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Wednesbury school with collapse-risk concrete to have block rebuilt or refurbished while Stourbridge school to get grant

A school in Wednesbury is one of more than 100 in England with collapse-risk concrete which will have blocks rebuilt or refurbished under the government’s rebuilding programme.

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Wood Green Academy in Wednesbury. Photo: Google

Meanwhile, a school in Stourbridge is to receive a grant to help remove reinforced autoclaved aerated concrete (Raac) from its site.

Raac is a lightweight building material used up to the mid-1980s but has since been assessed to be at risk of collapse.

The Department for Education (DfE) has published details on how it will permanently remove Raac from all the affected schools and colleges across the country.

It comes after a school leaders’ union called on the government to provide more financial support to schools facing ongoing issues as a result of Raac.

A total of 234 education settings in England have been identified as having Raac in some areas of their buildings, which is a slight rise on 231 on November 27.

The DfE has said that 119 of these schools will have one or more buildings rebuilt or refurbished through the government’s School Rebuilding Programme as works to remove Raac are more extensive or complex.

The list includes Wood Green Academy in Wednesbury which announced that a survey of the school in Wood Green Road last summer found Raac in some classrooms in the Weston block and that part of the site had closed for safety reasons until remedial work had taken place.

Pupils returned back to the school in September after the summer break, but they faced staggered start times with not all year groups able to be in at once.

A further 110 schools and colleges – where works will typically be smaller in scale – will receive a grant to help them remove Raac from their buildings.

Redhill School, Stourbridge. Photo: Google

They include Redhill School in Stourbridge which had identified crumble-risk concrete in a "small section" of the site "that is not accessed by pupils or teaching staff".

The school sent a letter out to parents and carers last year which said the section containing Raac had been 'locked off'.

Five schools and colleges have alternative arrangements in place to address the removal of Raac, the DfE said.

Education Secretary Gillian Keegan said: “Nothing is more important to me than the safety of every child and member of staff in school.

“We will continue to work closely with schools and colleges as we take the next step to permanently remove Raac from affected buildings.”

The DfE has said its Raac identification programme is now complete as 100 per cent of schools and colleges with blocks built in the target era have responded to their questionnaire.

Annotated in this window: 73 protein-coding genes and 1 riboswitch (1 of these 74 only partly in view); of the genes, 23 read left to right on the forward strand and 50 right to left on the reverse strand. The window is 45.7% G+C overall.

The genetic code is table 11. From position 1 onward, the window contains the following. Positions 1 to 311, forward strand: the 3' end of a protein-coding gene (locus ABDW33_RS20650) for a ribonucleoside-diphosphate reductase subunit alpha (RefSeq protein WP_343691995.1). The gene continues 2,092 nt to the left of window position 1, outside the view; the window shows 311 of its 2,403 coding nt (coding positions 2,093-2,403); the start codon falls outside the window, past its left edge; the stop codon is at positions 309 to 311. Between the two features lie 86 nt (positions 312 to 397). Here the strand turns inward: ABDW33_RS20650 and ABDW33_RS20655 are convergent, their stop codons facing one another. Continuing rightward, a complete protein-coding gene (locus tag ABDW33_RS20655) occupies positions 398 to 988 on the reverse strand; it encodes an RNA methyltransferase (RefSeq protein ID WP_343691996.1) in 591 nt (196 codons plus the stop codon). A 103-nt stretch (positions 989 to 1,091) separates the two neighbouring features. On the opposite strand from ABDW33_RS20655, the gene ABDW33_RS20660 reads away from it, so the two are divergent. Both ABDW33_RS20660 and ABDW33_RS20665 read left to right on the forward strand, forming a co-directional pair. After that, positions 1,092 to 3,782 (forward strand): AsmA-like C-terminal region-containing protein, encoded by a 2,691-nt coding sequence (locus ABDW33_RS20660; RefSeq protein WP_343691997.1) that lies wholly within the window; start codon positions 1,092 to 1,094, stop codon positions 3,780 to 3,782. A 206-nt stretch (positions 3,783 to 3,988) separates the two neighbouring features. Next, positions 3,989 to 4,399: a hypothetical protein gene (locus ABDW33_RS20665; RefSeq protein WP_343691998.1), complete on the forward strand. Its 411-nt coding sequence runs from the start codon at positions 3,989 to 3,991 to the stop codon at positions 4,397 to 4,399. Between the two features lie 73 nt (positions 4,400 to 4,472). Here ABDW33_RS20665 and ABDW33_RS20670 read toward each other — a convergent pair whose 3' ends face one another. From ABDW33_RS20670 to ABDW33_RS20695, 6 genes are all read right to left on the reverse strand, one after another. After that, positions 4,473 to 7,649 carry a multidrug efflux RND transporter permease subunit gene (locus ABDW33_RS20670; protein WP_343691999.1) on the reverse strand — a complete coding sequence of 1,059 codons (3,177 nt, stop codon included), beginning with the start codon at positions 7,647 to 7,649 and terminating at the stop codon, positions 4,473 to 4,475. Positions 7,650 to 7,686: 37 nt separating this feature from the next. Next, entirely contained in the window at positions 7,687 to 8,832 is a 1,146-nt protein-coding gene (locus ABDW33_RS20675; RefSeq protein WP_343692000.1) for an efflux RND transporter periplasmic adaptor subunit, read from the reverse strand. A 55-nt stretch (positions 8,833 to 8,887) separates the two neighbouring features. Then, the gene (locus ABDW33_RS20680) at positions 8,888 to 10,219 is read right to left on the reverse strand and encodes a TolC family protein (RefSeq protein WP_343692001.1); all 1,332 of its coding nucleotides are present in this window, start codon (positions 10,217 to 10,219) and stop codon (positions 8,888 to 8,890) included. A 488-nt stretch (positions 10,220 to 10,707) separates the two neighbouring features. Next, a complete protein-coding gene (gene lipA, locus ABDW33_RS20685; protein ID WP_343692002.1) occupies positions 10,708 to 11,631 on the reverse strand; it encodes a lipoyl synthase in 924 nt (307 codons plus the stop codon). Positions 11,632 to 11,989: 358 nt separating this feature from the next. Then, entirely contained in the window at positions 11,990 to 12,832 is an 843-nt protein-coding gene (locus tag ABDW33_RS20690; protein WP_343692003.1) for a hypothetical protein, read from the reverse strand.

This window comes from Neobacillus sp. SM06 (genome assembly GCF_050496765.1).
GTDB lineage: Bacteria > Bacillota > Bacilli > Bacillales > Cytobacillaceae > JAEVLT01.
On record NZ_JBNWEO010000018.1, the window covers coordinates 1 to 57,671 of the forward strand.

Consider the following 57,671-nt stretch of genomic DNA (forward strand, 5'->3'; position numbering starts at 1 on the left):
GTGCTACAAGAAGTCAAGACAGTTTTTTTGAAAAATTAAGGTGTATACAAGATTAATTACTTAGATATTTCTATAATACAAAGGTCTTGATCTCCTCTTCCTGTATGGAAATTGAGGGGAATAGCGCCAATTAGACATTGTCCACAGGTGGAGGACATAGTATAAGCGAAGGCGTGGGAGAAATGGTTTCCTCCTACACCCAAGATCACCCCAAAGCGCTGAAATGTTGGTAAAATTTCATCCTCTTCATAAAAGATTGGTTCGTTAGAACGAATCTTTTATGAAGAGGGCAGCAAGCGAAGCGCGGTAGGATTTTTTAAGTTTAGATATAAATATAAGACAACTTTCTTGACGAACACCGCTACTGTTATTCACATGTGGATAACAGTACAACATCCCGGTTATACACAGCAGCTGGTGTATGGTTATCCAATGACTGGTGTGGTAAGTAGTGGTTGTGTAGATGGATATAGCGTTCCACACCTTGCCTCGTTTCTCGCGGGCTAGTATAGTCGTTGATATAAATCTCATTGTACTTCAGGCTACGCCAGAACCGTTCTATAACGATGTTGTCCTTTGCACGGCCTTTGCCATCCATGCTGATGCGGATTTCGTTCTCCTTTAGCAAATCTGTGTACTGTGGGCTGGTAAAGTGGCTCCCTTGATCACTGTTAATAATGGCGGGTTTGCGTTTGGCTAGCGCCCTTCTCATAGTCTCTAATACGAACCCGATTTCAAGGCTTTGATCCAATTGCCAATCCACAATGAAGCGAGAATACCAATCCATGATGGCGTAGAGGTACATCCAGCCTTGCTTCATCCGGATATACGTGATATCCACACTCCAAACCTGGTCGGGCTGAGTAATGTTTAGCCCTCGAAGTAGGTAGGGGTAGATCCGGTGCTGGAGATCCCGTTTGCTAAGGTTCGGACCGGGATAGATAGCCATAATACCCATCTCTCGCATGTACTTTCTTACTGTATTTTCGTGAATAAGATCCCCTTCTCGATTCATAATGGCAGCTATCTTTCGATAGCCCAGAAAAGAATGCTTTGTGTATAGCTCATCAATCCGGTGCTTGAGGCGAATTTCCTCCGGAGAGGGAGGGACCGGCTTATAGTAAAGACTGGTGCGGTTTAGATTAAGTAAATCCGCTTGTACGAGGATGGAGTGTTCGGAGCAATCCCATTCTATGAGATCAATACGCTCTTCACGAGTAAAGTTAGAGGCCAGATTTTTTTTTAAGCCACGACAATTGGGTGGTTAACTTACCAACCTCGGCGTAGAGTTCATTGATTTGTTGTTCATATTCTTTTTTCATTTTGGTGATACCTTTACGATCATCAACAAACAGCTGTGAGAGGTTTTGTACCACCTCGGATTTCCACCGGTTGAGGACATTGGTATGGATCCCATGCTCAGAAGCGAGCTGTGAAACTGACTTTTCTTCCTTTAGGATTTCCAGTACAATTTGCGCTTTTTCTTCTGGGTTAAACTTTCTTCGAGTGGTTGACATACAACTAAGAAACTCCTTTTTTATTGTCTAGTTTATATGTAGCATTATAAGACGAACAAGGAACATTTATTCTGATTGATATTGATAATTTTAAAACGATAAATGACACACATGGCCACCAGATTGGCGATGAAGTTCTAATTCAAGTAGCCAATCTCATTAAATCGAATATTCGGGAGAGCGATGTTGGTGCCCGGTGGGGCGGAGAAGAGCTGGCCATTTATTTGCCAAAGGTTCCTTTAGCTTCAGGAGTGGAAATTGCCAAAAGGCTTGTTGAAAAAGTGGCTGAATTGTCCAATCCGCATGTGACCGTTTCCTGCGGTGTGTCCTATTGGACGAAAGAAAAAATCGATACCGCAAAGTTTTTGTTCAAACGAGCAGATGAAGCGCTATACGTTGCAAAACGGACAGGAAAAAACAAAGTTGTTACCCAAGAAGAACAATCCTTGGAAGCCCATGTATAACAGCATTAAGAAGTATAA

Earlier this week, Geoff Barton, general secretary of the Association of School and College Leaders (ASCL), sent an open letter to the Education Secretary calling for schools with Raac to be exempt from Ofsted inspections until they were “fully operational”.

A school or college that has confirmed Raac on site will be eligible for an inspection this term, but they can ask for an inspection to be deferred.

In a letter to Ms Keegan, Mr Barton said managing Raac was still creating “major issues” for schools – including lack of access to specialist equipment and limited or no catering facilities.

Last month, the ASCL called on Chancellor Jeremy Hunt to introduce in his spring Budget a new recovery funding stream – which could be used for catch-up provision – for all the schools affected by Raac.

The union warned in its submission to the Treasury that an “unacceptable” wait for mitigation works at Raac-affected schools meant parents were withdrawing their children and moving them to different schools, and applications for September 2024 for these affected schools were down.

Following the DfE’s announcement on Thursday, Mr Barton said: “We welcome this much-needed clarity on the nature of the work to remove Raac from the schools and colleges affected.

“This is an important step, but it is only one step towards solving this crisis and a number of unanswered questions remain.

“Given the severe pressures on the school estate as a whole, we need assurances that this work will be funded wholly through additional capital expenditure and money will not be diverted from other sources.

“There must also be clear timelines set out for when this work is going to be completed.

“We continue to urge the government to provide better support for schools while they wait for Raac to be removed, including through the introduction of a new recovery funding stream to enable catch-up provision for pupils whose learning has been impacted.”

Paul Whiteman, general secretary of school leaders’ union the NAHT, said: “This announcement doesn’t contain any new money from the Treasury, but it does set out how those schools currently identified as being affected by Raac will receive the costs they require for the building work needed to fix it. That will be welcome information for those schools.

“However, there is still a concern that we don’t know the full extent of all the schools affected, as not all surveys have been completed successfully.

“And while dealing with Raac is crucial, we really need to see more ambitious investment from the government in bringing the schools estate up to scratch overall – from Raac, to asbestos, to general disrepair – they need a plan to tackle all school building issues before they become the next big crisis. That can’t happen without more money from the Treasury.”